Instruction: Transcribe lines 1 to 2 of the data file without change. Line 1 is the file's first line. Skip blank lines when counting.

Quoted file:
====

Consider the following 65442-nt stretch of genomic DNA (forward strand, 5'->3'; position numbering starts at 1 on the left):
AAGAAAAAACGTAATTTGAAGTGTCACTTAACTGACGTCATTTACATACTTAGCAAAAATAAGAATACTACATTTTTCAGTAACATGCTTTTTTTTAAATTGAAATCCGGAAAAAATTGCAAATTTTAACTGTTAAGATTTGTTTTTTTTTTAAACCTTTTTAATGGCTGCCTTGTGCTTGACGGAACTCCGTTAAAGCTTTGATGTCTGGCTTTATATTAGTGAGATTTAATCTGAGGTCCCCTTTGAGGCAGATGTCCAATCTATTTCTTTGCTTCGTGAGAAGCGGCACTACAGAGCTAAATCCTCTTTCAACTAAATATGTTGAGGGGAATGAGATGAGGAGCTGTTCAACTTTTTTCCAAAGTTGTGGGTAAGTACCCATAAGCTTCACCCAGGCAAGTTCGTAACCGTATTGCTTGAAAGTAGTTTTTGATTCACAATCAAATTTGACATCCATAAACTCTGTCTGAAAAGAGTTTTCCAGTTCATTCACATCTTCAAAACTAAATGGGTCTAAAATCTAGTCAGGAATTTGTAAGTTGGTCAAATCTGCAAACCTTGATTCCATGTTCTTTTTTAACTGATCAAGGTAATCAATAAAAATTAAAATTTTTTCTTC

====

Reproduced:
Consider the following 65442-nt stretch of genomic DNA (forward strand, 5'->3'; position numbering starts at 1 on the left):
AAGAAAAAACGTAATTTGAAGTGTCACTTAACTGACGTCATTTACATACTTAGCAAAAATAAGAATACTACATTTTTCAGTAACATGCTTTTTTTTAAATTGAAATCCGGAAAAAATTGCAAATTTTAACTGTTAAGATTTGTTTTTTTTTTAAACCTTTTTAATGGCTGCCTTGTGCTTGACGGAACTCCGTTAAAGCTTTGATGTCTGGCTTTATATTAGTGAGATTTAATCTGAGGTCCCCTTTGAGGCAGATGTCCAATCTATTTCTTTGCTTCGTGAGAAGCGGCACTACAGAGCTAAATCCTCTTTCAACTAAATATGTTGAGGGGAATGAGATGAGGAGCTGTTCAACTTTTTTCCAAAGTTGTGGGTAAGTACCCATAAGCTTCACCCAGGCAAGTTCGTAACCGTATTGCTTGAAAGTAGTTTTTGATTCACAATCAAATTTGACATCCATAAACTCTGTCTGAAAAGAGTTTTCCAGTTCATTCACATCTTCAAAACTAAATGGGTCTAAAATCTAGTCAGGAATTTGTAAGTTGGTCAAATCTGCAAACCTTGATTCCATGTTCTTTTTTAACTGATCAAGGTAATCAATAAAAATTAAAATTTTTTCTTC